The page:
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Let’s start you off with a little riddle: you are placed in the middle between two tables. On your left, a succulent chicken leg, perfectly fried crispy skin, juicy thigh and drum dark meat. On your right, a tender pork chop, thick, chewy, just the right amount of salt that gets your mouth gushing. The question .. which way do you go?
The correct answer: the NYC Craving’s truck is, which brings the chicken and pork as duo to street eaters in the glorious $7 steal: PORKEN!
Sure, I may be a mainlander-Chinese by ethnicity, but I have to give credit to those Taiwanese genius heathens at the Cravings truck: they can fry a damn good lunch platter. (said tongue in cheek, kthnx) In a street vendor scene dominated by mobile halal, hot dogs, and hamburgers, when I came across a truck that brought Asian cuisine into the mix, I had to keep it on a fairly routine rotation. It was a few months ago that NYC Cravings offered both chicken and pork together, previously only featuring the items solo. Since announcing the former secret off menu item via Twitter, it’s become a permanent fixture at the truck’s fryers for their customers in the know (or happens to overhear someone ordering it).
Dollar for dollar, this has to be the best bang for you buck meal on the street. For the quality of food you get, the portion size simply cannot be beat. Again, the truck serves up the two items as individual platters, which in of itself is a greatly satisfying meal. Together, the porken combo serves up two meaty proteins: a thick cut pork chop, alongside a huge chicken leg.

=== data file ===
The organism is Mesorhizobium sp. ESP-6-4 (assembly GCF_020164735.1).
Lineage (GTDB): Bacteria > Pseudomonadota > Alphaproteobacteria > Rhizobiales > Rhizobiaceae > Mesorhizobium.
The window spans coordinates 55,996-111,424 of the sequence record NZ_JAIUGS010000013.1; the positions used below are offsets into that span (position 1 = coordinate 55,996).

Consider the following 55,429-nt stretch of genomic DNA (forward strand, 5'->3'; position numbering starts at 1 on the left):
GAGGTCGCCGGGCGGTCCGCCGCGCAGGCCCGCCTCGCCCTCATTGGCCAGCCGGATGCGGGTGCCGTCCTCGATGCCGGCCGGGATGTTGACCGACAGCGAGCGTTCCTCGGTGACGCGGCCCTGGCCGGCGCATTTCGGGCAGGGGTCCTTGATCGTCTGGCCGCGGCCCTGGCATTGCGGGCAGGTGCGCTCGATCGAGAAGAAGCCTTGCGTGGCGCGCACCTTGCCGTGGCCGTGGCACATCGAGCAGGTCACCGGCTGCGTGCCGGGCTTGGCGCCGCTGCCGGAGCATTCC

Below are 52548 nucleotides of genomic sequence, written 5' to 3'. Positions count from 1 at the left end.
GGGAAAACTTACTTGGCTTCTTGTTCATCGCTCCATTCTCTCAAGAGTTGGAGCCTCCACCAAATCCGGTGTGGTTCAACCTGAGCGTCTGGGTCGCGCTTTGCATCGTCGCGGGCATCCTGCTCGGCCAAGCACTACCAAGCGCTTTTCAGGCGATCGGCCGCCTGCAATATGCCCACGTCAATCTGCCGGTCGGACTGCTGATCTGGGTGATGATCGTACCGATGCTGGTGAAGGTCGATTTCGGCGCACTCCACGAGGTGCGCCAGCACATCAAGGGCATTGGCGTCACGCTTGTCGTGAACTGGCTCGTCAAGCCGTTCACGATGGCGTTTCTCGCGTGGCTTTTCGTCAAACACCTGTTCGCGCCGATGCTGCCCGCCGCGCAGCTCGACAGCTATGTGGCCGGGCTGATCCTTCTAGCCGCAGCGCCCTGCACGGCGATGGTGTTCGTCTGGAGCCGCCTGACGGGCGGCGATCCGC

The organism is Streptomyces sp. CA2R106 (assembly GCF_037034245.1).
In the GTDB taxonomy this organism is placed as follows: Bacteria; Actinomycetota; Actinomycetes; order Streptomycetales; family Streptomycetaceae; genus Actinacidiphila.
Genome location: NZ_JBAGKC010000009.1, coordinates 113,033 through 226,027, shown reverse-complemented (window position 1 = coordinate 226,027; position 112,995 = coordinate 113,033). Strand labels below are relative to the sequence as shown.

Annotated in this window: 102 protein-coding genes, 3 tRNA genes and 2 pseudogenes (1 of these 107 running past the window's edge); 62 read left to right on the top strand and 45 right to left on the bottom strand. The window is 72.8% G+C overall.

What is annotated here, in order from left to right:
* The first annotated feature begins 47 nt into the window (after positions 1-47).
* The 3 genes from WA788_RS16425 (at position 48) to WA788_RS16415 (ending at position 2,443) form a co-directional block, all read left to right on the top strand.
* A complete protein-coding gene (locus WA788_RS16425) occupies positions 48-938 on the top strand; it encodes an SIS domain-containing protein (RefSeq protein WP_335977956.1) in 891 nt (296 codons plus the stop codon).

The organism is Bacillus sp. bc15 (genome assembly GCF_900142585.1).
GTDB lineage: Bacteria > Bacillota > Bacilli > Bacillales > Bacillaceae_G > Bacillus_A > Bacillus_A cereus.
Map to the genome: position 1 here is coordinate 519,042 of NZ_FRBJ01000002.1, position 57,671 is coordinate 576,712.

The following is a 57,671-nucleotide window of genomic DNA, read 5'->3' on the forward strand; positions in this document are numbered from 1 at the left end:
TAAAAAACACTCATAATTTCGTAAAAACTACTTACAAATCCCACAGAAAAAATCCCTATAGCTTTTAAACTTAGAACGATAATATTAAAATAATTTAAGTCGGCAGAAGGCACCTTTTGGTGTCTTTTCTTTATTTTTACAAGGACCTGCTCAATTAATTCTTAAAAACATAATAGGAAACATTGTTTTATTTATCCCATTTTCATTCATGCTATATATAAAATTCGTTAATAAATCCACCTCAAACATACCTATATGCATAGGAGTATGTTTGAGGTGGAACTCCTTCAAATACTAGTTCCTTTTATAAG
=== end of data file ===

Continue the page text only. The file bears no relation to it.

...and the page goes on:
NYC Cravings demonstrates masterful skill of frying. I’ve bought lunch from them nearly everytime they happen to park near my office, and I have yet to cut into anything less than a juicy mouthful of chicken or pork. The chicken is perfectly seasoned, has a crunchy skin and chewy center. While it may seem simple for the chicken to come out this way, the proof is within the pork chop.
Initially, I was skeptical of their ability to thoroughly cook the pork without comprosing the inside. After the first bite, those worries went away. The chop had a slight toughness that’s come to be expected, but had an incredibly juicy finish to it.
And finally, what good Chinese boy would I be without paying tribute to the backbone of any great tasting dish: rice. Soft, fluffy, and super absorbant of the secret pork sauce poured liberally over, I would be able to eat the starch on its own. Pickled cabbage is mixed in together, and the three compliment each other really well. You get the bitterness of the greens, with the saltiness of the pork sauce. Tremendous!